Streamline RI systems and implement transparent business processes

IT systems are only efficient if they are paired up with streamlined business processes. It is crucial to develop and implement transparent and simple processes (working habits) within RA/RI (headquarters and affiliates) as well as with internal stakeholders. For instance, if local guidelines are just stored on local drives or no proper process is in place to gather and communicate RI across an organisation, it can eventually lead to a considerable knowledge gap between the regulatory “layers” in a pharma company. Such knowledge gap can potentially lead to agency questions that could have been avoided, thus causing delayed agency approvals. Furthermore, RI knowledge easily becomes person dependent if RI is only stored/assessed locally, and the right experts are not consulted during impact analysis. This is a fragile path to enter, especially in affiliates where resources are scarce, and one regulatory person might cover all aspects of RA.

To sum up: Imagine a scenario where RI was integrated with the already existing RIM system, where AI was used to obtain global RI information (documents and data), store impact assessments and process updates, link to product updates, agency interactions like Q&A and commitments, paired up with information on submission and registration document and data (Figure 1)? Couple this up with simple and transparent business processes across the RA organisation and internal stakeholders. The result is a streamlined RI-RA function, potentially freeing up time on communication, sharing across and increase transparency to the max. Smaller-scale can of course also do it, but if you are already in the process of upgrading or replacing your current RIM system, consider including RI in the process and revise current RI processes. If you are not in the process of replacing a RIM system, it might be worth looking into developing AI software for RI with interphases to current RIM system or determining whether possible RI/RA process gaps exist in the current setup. Disregarding of where you are in this process, BASE life science is eager to support you in upgrading, developing and implementing a solution that system and process-wise fits your organisation and needs.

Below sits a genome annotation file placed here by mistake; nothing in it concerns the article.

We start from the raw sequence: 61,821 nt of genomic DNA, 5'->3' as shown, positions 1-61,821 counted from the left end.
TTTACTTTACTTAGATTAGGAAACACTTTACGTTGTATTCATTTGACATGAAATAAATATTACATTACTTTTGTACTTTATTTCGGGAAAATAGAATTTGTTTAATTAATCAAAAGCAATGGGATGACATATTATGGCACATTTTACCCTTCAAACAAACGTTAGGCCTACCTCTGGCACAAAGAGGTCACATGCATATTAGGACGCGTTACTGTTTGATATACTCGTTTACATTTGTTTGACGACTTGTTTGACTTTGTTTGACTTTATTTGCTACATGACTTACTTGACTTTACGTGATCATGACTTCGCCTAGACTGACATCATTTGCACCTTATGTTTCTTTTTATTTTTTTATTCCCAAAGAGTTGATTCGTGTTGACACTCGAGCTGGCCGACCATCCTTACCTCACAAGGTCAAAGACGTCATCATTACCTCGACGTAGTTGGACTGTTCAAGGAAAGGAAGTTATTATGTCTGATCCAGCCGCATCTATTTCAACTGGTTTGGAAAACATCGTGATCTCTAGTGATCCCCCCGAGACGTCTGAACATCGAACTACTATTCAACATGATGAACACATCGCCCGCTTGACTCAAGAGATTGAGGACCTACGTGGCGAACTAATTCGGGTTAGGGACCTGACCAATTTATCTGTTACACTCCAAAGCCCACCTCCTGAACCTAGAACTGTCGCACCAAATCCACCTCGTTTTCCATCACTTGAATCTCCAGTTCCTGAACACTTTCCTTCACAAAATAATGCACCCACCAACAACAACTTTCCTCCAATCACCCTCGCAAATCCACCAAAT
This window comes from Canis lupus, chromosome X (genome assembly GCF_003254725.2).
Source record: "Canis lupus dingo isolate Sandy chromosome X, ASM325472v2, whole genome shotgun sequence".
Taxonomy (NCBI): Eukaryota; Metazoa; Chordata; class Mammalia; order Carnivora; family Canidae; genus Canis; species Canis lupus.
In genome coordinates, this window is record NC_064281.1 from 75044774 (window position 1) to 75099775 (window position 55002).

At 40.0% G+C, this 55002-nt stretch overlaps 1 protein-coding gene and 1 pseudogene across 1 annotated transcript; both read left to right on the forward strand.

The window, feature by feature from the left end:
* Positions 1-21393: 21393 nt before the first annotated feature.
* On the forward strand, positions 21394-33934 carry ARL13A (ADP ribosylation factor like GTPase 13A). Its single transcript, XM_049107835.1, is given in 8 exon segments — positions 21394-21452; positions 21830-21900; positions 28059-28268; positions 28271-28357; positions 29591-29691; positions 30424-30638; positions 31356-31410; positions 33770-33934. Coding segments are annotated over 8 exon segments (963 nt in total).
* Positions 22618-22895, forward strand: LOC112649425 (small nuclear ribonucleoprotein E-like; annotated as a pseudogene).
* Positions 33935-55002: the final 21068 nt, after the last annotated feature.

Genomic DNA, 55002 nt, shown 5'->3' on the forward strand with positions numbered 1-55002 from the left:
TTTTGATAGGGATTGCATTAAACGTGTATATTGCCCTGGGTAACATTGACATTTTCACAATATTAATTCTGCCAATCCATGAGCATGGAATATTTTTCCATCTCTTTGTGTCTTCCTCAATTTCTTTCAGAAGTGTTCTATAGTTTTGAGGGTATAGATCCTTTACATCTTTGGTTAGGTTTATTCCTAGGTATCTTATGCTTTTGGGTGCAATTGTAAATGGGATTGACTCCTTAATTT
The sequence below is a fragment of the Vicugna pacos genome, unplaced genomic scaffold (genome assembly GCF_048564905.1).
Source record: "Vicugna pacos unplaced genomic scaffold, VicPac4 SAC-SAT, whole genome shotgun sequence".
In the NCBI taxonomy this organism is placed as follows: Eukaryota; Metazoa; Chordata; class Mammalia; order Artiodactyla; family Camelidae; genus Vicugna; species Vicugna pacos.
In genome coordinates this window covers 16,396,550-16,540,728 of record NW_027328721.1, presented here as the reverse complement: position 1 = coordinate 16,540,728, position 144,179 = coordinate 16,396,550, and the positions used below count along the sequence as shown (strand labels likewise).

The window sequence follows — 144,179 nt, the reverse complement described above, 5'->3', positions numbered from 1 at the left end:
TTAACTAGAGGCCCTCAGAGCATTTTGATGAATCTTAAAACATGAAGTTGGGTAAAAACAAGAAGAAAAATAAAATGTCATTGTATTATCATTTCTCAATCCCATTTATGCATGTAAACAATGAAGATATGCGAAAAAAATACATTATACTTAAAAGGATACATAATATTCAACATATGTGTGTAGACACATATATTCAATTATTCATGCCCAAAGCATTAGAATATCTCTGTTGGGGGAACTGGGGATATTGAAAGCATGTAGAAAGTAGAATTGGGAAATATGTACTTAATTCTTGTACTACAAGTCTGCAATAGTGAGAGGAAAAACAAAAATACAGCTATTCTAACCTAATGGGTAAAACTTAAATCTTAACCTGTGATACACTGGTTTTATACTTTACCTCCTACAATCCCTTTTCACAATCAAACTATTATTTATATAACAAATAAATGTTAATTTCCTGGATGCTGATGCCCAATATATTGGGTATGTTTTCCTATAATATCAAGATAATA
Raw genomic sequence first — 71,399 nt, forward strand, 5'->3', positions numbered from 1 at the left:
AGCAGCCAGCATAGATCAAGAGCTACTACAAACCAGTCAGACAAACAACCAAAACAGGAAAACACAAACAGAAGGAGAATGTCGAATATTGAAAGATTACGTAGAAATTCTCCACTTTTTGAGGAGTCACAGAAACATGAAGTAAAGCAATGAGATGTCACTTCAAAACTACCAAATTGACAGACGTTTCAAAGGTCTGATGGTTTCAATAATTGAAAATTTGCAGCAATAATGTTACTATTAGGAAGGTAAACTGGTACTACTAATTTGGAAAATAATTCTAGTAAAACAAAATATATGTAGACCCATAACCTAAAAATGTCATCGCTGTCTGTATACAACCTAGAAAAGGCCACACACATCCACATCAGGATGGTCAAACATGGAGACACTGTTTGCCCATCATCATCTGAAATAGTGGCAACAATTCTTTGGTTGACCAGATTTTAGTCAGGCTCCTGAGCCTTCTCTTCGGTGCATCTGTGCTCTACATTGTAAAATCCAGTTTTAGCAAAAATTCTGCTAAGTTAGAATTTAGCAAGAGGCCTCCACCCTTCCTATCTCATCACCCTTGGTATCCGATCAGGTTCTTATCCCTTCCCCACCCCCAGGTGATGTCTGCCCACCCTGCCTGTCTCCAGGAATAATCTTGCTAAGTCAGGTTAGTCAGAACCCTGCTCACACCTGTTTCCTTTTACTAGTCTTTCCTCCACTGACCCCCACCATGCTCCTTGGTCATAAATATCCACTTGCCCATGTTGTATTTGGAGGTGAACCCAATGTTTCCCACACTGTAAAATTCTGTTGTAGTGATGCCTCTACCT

About the author — Mette Leth Schousboe, PhD, Senior Regulatory Lead

Regulatory Consultant with passion for life science, patient centricity, and stakeholder management. Mette has extensive knowledge from the pharmaceutical industry, both within global and local Regulatory Affairs, working with several aspects of Regulatory Affairs and Pharmacovigilance, e.g. clinical trials, developing products, life cycle management, labelling, and pharmacovigilance compliance. As regulatory SME, Mette has strong competences in RA business process optimisation and implementation.

Phone: +45 31 21 64 50, email: msch@baselifescience.com

About BASE life science

BASE life science is an innovative and forward-thinking technology, product and service consultancy specialised in creating real business value from digital platforms and data. Our experienced teams are ready to help optimise your technology and business processes within Customer Engagement, Quality, Regulatory, Compliance and Clinical data management.

BASE currently operates from our offices located in Denmark and Switzerland from where we assist customers across the globe. You can safely choose us as your entrusted partner, as we will make it our goal to bring your vision to life.

BASE life science is a fast growing, fast paced consultancy focused on the life science industry.